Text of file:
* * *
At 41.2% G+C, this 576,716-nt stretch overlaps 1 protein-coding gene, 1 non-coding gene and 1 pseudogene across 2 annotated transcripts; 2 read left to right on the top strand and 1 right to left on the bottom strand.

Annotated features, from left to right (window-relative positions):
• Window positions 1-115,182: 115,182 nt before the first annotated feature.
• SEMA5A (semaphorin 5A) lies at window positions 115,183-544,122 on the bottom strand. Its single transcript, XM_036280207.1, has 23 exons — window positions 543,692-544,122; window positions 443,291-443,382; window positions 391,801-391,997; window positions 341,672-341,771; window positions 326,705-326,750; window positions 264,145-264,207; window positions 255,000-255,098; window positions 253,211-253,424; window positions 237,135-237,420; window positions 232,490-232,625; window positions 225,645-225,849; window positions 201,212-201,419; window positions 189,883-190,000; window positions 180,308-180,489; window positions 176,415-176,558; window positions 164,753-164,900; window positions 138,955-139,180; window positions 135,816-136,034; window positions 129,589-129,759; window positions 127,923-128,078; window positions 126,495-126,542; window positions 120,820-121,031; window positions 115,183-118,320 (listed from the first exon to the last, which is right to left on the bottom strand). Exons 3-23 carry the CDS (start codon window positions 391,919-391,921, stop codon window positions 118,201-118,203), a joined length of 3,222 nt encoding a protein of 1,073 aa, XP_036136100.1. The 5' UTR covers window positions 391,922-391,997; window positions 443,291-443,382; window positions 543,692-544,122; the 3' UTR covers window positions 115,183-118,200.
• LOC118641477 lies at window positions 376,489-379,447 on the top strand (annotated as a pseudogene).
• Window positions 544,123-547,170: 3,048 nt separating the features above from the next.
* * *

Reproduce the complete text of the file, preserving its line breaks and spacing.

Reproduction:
At 41.2% G+C, this 576,716-nt stretch overlaps 1 protein-coding gene, 1 non-coding gene and 1 pseudogene across 2 annotated transcripts; 2 read left to right on the top strand and 1 right to left on the bottom strand.

Annotated features, from left to right (window-relative positions):
• Window positions 1-115,182: 115,182 nt before the first annotated feature.
• SEMA5A (semaphorin 5A) lies at window positions 115,183-544,122 on the bottom strand. Its single transcript, XM_036280207.1, has 23 exons — window positions 543,692-544,122; window positions 443,291-443,382; window positions 391,801-391,997; window positions 341,672-341,771; window positions 326,705-326,750; window positions 264,145-264,207; window positions 255,000-255,098; window positions 253,211-253,424; window positions 237,135-237,420; window positions 232,490-232,625; window positions 225,645-225,849; window positions 201,212-201,419; window positions 189,883-190,000; window positions 180,308-180,489; window positions 176,415-176,558; window positions 164,753-164,900; window positions 138,955-139,180; window positions 135,816-136,034; window positions 129,589-129,759; window positions 127,923-128,078; window positions 126,495-126,542; window positions 120,820-121,031; window positions 115,183-118,320 (listed from the first exon to the last, which is right to left on the bottom strand). Exons 3-23 carry the CDS (start codon window positions 391,919-391,921, stop codon window positions 118,201-118,203), a joined length of 3,222 nt encoding a protein of 1,073 aa, XP_036136100.1. The 5' UTR covers window positions 391,922-391,997; window positions 443,291-443,382; window positions 543,692-544,122; the 3' UTR covers window positions 115,183-118,200.
• LOC118641477 lies at window positions 376,489-379,447 on the top strand (annotated as a pseudogene).
• Window positions 544,123-547,170: 3,048 nt separating the features above from the next.